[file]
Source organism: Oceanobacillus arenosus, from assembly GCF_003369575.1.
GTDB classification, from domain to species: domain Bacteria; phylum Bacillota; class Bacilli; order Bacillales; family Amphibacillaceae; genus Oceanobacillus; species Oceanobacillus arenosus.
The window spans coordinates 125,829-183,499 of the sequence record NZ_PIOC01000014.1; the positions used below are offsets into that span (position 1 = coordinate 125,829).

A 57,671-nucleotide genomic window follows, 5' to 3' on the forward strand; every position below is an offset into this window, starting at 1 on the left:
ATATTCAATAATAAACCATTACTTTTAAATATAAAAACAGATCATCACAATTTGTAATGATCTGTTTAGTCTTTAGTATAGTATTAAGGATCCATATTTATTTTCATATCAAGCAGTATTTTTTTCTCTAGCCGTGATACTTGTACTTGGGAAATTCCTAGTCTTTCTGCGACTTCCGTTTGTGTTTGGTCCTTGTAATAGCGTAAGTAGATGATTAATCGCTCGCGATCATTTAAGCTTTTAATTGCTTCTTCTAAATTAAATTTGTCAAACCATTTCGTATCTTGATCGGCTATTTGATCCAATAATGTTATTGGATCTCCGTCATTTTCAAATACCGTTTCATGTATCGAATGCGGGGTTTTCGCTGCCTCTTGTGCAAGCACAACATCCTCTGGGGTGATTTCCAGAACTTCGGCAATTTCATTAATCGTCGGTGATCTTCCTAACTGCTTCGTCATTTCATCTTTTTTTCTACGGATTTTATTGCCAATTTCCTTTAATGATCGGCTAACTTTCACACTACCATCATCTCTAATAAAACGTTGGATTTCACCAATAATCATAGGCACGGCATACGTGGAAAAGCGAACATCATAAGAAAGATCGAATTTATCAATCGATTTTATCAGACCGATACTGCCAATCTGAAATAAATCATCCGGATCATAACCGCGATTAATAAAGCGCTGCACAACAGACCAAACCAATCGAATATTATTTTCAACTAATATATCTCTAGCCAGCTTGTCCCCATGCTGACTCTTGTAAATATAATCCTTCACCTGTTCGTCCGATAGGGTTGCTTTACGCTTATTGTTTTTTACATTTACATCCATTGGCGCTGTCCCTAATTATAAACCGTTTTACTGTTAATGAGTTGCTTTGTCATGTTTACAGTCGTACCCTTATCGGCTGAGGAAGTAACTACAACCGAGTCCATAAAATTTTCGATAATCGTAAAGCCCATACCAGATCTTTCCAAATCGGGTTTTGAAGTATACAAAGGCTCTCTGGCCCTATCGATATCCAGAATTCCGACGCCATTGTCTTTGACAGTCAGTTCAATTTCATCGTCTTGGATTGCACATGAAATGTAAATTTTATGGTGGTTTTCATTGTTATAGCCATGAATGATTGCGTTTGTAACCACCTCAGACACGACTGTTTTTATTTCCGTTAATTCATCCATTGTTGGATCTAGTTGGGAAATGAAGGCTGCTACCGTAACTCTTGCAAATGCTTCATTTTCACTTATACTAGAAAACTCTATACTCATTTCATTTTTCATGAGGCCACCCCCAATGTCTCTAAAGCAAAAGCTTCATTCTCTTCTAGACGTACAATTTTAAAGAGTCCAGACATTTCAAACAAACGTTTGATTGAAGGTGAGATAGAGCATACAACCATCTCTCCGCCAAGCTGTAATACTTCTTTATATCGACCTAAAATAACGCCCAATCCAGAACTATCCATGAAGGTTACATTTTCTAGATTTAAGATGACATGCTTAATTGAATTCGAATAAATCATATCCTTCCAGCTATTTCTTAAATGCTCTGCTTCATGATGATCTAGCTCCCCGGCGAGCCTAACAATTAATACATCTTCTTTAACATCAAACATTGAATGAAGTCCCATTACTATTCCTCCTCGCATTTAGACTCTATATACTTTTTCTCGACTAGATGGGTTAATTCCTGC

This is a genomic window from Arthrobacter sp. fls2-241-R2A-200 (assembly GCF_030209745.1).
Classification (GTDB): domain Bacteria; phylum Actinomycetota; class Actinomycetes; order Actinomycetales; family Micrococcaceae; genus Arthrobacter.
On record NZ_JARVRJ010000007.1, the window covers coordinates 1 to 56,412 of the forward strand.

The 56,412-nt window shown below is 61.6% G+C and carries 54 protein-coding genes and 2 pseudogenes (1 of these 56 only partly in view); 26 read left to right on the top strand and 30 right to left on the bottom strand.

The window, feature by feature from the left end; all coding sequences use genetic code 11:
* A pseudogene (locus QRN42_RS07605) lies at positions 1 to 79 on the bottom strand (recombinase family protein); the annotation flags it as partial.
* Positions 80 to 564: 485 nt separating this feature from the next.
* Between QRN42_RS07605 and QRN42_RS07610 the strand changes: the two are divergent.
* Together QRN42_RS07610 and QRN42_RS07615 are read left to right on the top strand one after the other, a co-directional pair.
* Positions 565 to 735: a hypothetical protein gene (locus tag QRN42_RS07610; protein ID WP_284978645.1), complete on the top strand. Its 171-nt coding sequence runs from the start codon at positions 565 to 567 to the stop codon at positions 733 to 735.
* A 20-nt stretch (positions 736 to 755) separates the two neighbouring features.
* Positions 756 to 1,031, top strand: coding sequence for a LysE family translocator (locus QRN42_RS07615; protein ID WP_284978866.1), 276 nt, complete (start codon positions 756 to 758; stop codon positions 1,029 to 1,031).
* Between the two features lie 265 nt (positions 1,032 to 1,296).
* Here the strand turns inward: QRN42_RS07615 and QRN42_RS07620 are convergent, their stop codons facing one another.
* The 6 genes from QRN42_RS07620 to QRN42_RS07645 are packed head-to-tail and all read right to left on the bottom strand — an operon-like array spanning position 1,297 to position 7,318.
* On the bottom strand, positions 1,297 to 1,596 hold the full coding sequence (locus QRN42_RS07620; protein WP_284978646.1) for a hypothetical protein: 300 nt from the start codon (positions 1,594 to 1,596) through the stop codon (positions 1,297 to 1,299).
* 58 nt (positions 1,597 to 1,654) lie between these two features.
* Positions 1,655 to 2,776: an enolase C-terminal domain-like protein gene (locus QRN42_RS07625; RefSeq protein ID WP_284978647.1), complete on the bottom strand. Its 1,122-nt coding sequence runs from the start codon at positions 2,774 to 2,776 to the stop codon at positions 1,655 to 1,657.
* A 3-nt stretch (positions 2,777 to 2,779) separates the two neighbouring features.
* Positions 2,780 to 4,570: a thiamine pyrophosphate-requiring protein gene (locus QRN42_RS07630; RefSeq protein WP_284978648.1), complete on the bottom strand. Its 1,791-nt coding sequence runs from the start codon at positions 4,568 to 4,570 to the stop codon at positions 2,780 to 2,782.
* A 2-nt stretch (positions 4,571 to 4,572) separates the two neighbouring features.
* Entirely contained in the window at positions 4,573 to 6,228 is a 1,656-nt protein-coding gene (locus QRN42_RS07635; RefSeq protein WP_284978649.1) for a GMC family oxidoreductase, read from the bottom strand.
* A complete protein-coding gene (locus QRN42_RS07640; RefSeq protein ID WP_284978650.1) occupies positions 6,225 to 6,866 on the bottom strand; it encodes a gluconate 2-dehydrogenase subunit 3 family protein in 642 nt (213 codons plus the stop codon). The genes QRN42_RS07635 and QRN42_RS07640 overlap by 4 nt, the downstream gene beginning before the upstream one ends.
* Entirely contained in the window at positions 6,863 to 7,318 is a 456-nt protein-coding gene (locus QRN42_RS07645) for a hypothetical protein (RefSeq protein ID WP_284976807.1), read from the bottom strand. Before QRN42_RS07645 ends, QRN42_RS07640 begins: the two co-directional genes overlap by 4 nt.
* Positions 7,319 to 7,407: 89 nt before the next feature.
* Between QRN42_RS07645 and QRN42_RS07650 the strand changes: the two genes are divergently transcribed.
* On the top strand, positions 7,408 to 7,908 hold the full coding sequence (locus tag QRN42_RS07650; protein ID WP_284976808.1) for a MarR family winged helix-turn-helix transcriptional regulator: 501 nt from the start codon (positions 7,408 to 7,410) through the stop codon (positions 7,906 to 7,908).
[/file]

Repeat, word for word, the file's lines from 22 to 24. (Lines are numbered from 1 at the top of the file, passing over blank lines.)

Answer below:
* 58 nt (positions 1,597 to 1,654) lie between these two features.
* Positions 1,655 to 2,776: an enolase C-terminal domain-like protein gene (locus QRN42_RS07625; RefSeq protein ID WP_284978647.1), complete on the bottom strand. Its 1,122-nt coding sequence runs from the start codon at positions 2,774 to 2,776 to the stop codon at positions 1,655 to 1,657.
* A 3-nt stretch (positions 2,777 to 2,779) separates the two neighbouring features.